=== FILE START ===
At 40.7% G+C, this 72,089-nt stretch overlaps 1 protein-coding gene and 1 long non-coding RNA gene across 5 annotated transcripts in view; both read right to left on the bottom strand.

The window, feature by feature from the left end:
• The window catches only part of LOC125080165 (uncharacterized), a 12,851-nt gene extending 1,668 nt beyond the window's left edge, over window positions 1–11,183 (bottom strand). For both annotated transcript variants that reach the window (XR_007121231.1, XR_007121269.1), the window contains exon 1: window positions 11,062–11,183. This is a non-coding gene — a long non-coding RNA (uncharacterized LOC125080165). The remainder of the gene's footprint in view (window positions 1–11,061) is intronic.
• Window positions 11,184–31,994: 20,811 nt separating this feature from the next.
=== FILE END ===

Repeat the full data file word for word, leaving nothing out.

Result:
At 40.7% G+C, this 72,089-nt stretch overlaps 1 protein-coding gene and 1 long non-coding RNA gene across 5 annotated transcripts in view; both read right to left on the bottom strand.

The window, feature by feature from the left end:
• The window catches only part of LOC125080165 (uncharacterized), a 12,851-nt gene extending 1,668 nt beyond the window's left edge, over window positions 1–11,183 (bottom strand). For both annotated transcript variants that reach the window (XR_007121231.1, XR_007121269.1), the window contains exon 1: window positions 11,062–11,183. This is a non-coding gene — a long non-coding RNA (uncharacterized LOC125080165). The remainder of the gene's footprint in view (window positions 1–11,061) is intronic.
• Window positions 11,184–31,994: 20,811 nt separating this feature from the next.